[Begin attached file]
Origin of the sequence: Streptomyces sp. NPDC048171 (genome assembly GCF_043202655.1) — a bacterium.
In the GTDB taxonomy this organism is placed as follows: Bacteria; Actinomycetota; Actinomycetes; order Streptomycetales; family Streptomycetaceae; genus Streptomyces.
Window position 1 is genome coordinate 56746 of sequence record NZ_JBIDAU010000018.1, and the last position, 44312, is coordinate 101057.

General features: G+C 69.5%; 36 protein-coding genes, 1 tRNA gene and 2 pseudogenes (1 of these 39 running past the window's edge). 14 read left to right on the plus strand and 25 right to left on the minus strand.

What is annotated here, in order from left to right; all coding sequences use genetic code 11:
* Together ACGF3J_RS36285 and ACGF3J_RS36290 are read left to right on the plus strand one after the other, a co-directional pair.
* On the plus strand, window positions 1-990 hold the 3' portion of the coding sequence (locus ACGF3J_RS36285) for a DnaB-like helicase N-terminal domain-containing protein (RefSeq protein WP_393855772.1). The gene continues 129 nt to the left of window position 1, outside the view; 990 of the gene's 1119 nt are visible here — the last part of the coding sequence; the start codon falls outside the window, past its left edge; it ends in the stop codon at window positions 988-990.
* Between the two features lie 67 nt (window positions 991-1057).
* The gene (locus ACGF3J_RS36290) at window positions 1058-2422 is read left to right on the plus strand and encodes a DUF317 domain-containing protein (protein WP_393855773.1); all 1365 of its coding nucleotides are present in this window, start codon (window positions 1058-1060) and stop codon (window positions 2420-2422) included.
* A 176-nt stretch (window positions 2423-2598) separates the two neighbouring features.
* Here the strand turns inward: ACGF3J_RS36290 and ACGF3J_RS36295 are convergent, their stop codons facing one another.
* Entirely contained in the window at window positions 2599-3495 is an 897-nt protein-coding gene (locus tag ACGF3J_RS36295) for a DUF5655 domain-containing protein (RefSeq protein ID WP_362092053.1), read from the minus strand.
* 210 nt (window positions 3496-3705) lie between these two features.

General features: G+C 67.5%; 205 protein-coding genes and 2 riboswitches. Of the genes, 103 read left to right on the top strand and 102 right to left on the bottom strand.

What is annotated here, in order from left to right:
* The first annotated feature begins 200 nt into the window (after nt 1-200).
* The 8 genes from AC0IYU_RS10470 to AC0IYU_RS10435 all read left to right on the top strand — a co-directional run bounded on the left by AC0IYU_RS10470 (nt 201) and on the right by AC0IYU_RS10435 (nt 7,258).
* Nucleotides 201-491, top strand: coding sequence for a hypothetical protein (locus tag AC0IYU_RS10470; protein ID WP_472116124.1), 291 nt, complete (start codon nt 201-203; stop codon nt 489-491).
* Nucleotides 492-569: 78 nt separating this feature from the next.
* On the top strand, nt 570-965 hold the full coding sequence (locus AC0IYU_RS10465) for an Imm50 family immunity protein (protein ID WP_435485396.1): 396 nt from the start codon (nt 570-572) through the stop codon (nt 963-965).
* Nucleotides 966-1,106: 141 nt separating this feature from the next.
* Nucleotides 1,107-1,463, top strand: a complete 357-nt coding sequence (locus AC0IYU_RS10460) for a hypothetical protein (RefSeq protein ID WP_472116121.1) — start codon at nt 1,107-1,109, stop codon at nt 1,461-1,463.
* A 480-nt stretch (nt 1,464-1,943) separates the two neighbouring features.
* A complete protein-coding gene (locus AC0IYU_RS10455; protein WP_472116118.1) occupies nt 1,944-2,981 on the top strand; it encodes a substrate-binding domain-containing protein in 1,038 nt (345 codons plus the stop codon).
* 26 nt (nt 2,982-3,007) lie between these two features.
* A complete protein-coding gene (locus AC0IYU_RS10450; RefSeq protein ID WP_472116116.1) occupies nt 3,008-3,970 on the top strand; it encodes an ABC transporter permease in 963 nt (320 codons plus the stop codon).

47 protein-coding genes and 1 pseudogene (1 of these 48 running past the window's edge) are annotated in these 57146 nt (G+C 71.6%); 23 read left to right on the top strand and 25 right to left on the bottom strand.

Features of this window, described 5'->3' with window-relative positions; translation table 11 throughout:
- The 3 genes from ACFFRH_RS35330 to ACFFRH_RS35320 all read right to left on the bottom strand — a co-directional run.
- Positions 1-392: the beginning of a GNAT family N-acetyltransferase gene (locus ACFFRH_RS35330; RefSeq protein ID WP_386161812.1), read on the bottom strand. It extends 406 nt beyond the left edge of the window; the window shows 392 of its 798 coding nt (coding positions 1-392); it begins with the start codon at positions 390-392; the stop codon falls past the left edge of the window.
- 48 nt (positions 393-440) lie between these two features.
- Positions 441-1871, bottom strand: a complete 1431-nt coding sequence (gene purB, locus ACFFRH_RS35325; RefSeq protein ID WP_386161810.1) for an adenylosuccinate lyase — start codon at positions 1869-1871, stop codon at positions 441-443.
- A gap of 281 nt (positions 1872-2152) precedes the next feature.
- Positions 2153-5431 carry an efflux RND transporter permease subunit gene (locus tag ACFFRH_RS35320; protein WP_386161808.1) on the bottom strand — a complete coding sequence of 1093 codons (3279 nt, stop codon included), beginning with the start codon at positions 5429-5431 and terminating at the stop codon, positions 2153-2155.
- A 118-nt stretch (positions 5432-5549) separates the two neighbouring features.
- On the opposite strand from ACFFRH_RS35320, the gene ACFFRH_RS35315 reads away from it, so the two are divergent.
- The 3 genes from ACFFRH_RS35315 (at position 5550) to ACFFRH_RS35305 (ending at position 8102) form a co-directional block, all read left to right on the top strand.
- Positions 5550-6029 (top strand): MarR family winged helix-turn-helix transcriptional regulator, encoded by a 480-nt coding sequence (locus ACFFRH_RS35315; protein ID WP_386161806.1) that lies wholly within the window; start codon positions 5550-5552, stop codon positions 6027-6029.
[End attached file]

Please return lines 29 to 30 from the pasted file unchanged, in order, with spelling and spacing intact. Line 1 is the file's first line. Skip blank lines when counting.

- The 3 genes from ACFFRH_RS35330 to ACFFRH_RS35320 all read right to left on the bottom strand — a co-directional run.
- Positions 1-392: the beginning of a GNAT family N-acetyltransferase gene (locus ACFFRH_RS35330; RefSeq protein ID WP_386161812.1), read on the bottom strand. It extends 406 nt beyond the left edge of the window; the window shows 392 of its 798 coding nt (coding positions 1-392); it begins with the start codon at positions 390-392; the stop codon falls past the left edge of the window.